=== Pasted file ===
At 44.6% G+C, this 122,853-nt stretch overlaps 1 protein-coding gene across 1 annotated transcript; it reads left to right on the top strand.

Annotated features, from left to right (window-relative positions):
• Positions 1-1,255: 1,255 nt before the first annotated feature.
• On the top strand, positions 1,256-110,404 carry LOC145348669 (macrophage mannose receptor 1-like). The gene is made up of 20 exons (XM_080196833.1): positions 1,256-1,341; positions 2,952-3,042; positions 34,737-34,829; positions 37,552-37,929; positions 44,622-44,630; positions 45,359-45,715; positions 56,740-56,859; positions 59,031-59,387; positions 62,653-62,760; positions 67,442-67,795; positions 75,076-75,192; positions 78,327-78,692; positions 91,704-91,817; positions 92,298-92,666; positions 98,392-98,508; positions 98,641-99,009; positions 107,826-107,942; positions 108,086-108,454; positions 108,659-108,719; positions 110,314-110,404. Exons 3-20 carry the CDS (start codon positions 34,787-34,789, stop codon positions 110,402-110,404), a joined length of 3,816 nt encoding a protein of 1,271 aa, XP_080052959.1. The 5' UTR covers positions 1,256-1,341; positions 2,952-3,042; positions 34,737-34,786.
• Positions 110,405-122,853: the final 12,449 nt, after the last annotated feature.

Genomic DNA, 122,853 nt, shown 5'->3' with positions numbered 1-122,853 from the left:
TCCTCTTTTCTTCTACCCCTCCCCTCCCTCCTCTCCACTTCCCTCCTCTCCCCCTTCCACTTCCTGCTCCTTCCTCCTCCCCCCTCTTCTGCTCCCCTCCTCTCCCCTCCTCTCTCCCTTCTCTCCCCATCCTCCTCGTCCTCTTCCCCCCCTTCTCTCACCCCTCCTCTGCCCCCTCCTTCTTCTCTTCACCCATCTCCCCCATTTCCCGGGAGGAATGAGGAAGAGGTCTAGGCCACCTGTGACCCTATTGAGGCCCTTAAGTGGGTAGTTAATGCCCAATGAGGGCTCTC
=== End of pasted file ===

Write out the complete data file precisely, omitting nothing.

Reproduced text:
At 44.6% G+C, this 122,853-nt stretch overlaps 1 protein-coding gene across 1 annotated transcript; it reads left to right on the top strand.

Annotated features, from left to right (window-relative positions):
• Positions 1-1,255: 1,255 nt before the first annotated feature.
• On the top strand, positions 1,256-110,404 carry LOC145348669 (macrophage mannose receptor 1-like). The gene is made up of 20 exons (XM_080196833.1): positions 1,256-1,341; positions 2,952-3,042; positions 34,737-34,829; positions 37,552-37,929; positions 44,622-44,630; positions 45,359-45,715; positions 56,740-56,859; positions 59,031-59,387; positions 62,653-62,760; positions 67,442-67,795; positions 75,076-75,192; positions 78,327-78,692; positions 91,704-91,817; positions 92,298-92,666; positions 98,392-98,508; positions 98,641-99,009; positions 107,826-107,942; positions 108,086-108,454; positions 108,659-108,719; positions 110,314-110,404. Exons 3-20 carry the CDS (start codon positions 34,787-34,789, stop codon positions 110,402-110,404), a joined length of 3,816 nt encoding a protein of 1,271 aa, XP_080052959.1. The 5' UTR covers positions 1,256-1,341; positions 2,952-3,042; positions 34,737-34,786.
• Positions 110,405-122,853: the final 12,449 nt, after the last annotated feature.

Genomic DNA, 122,853 nt, shown 5'->3' with positions numbered 1-122,853 from the left:
TCCTCTTTTCTTCTACCCCTCCCCTCCCTCCTCTCCACTTCCCTCCTCTCCCCCTTCCACTTCCTGCTCCTTCCTCCTCCCCCCTCTTCTGCTCCCCTCCTCTCCCCTCCTCTCTCCCTTCTCTCCCCATCCTCCTCGTCCTCTTCCCCCCCTTCTCTCACCCCTCCTCTGCCCCCTCCTTCTTCTCTTCACCCATCTCCCCCATTTCCCGGGAGGAATGAGGAAGAGGTCTAGGCCACCTGTGACCCTATTGAGGCCCTTAAGTGGGTAGTTAATGCCCAATGAGGGCTCTC